Thomas Saunders was under no legal obligation to support Lori Lea, plaintiff claims that Lori Lea failed to suffer a pecuniary loss and, like her emancipated children, is not entitled to share in the proceeds of this wrongful death action. Tommi and Lori claim that plaintiff's estimate of their pecuniary loss is too low because it fails to consider the value of the care, training, advice, guidance and emotional support they lost because of their father's death.
Pecuniary loss in this context "is not a matter of guess or conjecture, but must be grounded on reasonably continuous past acts or conduct of the deceased." Gaydos v. Domabyl, 301 Pa. 523, 530, 152 A. 549 (1930). Services, gifts, education, training and advice can all be elements of an individual's pecuniary loss. Id. However, they "must have been rendered with a frequency that begets an anticipation of their continuance; occasional gifts and services are not sufficient on which to ground a pecuniary loss." Id.
The law creates a rebuttable presumption that minor children suffer a pecuniary loss when one of their parents dies. 301 Pa. at 532. Emancipated children, however, "must affirmatively show direct pecuniary loss . . ., damages are never presumed." 301 Pa. at 532, 535.
I find that Tommi Lee suffered a pecuniary loss equal to the $150.00 per month her father was legally required to provide for her support until she reached the age of eighteen. Although her father never provided her with monetary or emotional support equal in value to $150.00 per month, in Pennsylvania "'[a] husband and father is presumed to perform the legal duty of supporting his wife and minor children [and] . . . they are entitled to what the law would have compelled him to furnish them, whether he had previously done so or not.'" DeSantis v. Maddalon, 348 Pa. 296, 300, 35 A.2d 72 (1944).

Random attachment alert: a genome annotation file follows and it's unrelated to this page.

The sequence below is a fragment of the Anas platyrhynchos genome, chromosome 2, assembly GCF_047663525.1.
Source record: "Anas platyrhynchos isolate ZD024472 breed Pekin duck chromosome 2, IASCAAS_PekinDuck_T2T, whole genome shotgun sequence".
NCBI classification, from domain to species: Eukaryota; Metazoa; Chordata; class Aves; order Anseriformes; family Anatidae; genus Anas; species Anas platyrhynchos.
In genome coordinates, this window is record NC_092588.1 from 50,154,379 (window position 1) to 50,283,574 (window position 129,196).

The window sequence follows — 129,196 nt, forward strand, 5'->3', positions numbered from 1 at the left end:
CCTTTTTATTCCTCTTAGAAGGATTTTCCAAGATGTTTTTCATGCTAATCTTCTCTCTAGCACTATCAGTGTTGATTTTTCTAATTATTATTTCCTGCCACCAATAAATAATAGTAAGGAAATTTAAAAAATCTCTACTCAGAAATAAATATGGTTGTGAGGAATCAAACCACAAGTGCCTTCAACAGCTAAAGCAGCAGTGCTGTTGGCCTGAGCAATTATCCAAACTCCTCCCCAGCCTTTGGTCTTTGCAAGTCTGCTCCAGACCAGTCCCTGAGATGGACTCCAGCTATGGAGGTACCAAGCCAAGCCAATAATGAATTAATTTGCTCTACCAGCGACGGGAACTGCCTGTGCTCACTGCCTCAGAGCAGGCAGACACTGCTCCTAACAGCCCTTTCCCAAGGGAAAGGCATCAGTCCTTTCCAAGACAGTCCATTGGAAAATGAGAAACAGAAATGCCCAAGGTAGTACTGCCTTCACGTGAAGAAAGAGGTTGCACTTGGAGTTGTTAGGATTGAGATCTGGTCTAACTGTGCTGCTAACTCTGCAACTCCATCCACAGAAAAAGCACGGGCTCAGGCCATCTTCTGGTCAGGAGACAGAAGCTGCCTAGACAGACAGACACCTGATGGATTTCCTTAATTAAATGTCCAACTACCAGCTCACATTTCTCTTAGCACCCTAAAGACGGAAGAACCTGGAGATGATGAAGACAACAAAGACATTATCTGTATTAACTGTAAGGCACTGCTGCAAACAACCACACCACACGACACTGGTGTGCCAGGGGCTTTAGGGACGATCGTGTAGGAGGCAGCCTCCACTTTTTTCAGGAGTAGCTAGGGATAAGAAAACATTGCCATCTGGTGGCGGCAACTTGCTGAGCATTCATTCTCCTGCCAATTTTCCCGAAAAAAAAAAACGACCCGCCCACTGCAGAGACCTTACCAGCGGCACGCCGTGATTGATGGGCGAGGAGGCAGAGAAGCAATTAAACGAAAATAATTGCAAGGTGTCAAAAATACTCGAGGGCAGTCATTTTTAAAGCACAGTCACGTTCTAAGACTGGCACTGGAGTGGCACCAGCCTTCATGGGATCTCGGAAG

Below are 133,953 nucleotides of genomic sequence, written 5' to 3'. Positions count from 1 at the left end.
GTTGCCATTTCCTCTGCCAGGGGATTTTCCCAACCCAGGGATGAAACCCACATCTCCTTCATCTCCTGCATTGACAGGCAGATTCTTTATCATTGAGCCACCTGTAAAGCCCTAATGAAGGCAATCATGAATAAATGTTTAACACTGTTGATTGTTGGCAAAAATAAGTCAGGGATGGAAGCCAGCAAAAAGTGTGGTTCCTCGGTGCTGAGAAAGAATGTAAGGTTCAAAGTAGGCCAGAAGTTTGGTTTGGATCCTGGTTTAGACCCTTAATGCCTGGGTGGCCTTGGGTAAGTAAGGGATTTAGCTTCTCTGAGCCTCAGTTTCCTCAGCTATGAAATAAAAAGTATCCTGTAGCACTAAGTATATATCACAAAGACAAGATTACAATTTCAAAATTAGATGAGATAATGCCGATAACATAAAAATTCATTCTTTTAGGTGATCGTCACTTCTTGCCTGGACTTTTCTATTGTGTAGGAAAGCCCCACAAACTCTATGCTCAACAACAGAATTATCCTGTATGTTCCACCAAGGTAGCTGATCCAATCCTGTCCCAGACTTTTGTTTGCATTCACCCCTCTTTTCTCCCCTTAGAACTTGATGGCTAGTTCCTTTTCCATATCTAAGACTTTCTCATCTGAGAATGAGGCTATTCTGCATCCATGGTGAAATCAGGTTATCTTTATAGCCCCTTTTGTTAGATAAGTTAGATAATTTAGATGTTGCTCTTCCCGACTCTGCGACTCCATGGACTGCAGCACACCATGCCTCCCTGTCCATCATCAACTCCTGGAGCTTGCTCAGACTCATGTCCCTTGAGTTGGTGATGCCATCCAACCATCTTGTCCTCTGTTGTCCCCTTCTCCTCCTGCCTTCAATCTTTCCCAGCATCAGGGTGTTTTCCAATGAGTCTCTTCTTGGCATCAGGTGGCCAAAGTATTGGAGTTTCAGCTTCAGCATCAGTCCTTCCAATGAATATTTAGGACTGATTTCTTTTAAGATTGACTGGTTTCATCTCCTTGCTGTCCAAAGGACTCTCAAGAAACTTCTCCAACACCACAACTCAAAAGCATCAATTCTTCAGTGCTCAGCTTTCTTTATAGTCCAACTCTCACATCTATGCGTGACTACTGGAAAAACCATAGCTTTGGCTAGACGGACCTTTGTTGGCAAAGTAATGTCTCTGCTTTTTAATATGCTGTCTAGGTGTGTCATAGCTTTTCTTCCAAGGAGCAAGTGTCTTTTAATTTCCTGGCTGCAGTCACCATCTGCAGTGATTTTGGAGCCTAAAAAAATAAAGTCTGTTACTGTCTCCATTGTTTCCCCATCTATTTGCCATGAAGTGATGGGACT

I further find that neither Tommi nor Lori has met their burden of establishing a pecuniary loss based upon the services and gifts their father would have provided them after they reached the age of eighteen, had he lived.
For almost eight years Thomas Saunders showed virtually no interest in his children. He failed to meet his legal support obligations, hardly spoke to his children and failed to give them any meaningful guidance, education or emotional support. A few months before he died he began to show a minimal interest in his children. His occasional gifts and services during this time are insufficient according to Pennsylvania law to establish a pecuniary loss. They were not "rendered with a frequency that begets an anticipation of their continuance," and given Thomas Saunders' previous neglect of his children, I have no reason to believe that his renewed interest in his children would have continued.
An appropriate order follows.
[EDITOR'S NOTE: The following court-provided text does not appear at this cite in 632 F. Supp.]
AND NOW, this day of, 1986, it is hereby ORDERED AS FOLLOWS:
1. Plaintiff's petition to approve her proposed distribution of the proceeds of this action is GRANTED IN PART and DENIED IN PART.
2. Plaintiff shall make the following distribution of the proceeds of this action:
TO: Litvin, Blumberg, Matusow & Young $ 6,500.00
(reimbursement of costs)
TO: Litvin, Blumberg, Matusow & Young $
TO: Virginia Graham Saunders $
TO: Effie Moore, in trust for $
Tommi Lee Saunders
TO: Robert D. Saunders $
TO: Donna Saunders Barber $
TO: Jeffrey Saunders $
TO: Lori Lea Saunders $
TO: Litvin, Blumberg, Matusow & Young $18,000.00
to be held in escrow as a subrogation
fund to satisfy the lien of the American
Bridge Division of United States Steel
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